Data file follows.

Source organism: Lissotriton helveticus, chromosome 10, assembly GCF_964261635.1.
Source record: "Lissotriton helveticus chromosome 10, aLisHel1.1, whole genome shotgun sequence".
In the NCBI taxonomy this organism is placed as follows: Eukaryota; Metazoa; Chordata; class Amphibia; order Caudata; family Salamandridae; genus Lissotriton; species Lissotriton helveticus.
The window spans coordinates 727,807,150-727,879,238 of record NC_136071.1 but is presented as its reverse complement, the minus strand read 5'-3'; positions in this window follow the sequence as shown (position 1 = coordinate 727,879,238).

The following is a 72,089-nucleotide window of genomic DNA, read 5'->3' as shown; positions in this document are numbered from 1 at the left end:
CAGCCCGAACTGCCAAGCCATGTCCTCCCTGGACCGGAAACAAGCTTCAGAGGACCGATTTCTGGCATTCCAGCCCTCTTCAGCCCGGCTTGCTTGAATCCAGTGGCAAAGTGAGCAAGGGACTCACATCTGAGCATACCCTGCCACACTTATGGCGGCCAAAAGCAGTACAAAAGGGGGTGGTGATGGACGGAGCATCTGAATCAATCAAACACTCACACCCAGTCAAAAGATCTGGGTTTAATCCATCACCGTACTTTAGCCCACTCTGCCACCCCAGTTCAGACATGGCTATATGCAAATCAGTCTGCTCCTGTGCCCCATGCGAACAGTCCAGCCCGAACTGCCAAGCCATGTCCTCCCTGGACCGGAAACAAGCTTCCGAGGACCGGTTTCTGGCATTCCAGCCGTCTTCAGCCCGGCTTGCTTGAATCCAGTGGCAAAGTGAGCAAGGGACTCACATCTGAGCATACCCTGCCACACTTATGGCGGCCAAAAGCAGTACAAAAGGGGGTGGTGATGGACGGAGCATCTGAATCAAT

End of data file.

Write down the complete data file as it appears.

Source organism: Lissotriton helveticus, chromosome 10, assembly GCF_964261635.1.
Source record: "Lissotriton helveticus chromosome 10, aLisHel1.1, whole genome shotgun sequence".
In the NCBI taxonomy this organism is placed as follows: Eukaryota; Metazoa; Chordata; class Amphibia; order Caudata; family Salamandridae; genus Lissotriton; species Lissotriton helveticus.
The window spans coordinates 727,807,150-727,879,238 of record NC_136071.1 but is presented as its reverse complement, the minus strand read 5'-3'; positions in this window follow the sequence as shown (position 1 = coordinate 727,879,238).

The following is a 72,089-nucleotide window of genomic DNA, read 5'->3' as shown; positions in this document are numbered from 1 at the left end:
CAGCCCGAACTGCCAAGCCATGTCCTCCCTGGACCGGAAACAAGCTTCAGAGGACCGATTTCTGGCATTCCAGCCCTCTTCAGCCCGGCTTGCTTGAATCCAGTGGCAAAGTGAGCAAGGGACTCACATCTGAGCATACCCTGCCACACTTATGGCGGCCAAAAGCAGTACAAAAGGGGGTGGTGATGGACGGAGCATCTGAATCAATCAAACACTCACACCCAGTCAAAAGATCTGGGTTTAATCCATCACCGTACTTTAGCCCACTCTGCCACCCCAGTTCAGACATGGCTATATGCAAATCAGTCTGCTCCTGTGCCCCATGCGAACAGTCCAGCCCGAACTGCCAAGCCATGTCCTCCCTGGACCGGAAACAAGCTTCCGAGGACCGGTTTCTGGCATTCCAGCCGTCTTCAGCCCGGCTTGCTTGAATCCAGTGGCAAAGTGAGCAAGGGACTCACATCTGAGCATACCCTGCCACACTTATGGCGGCCAAAAGCAGTACAAAAGGGGGTGGTGATGGACGGAGCATCTGAATCAAT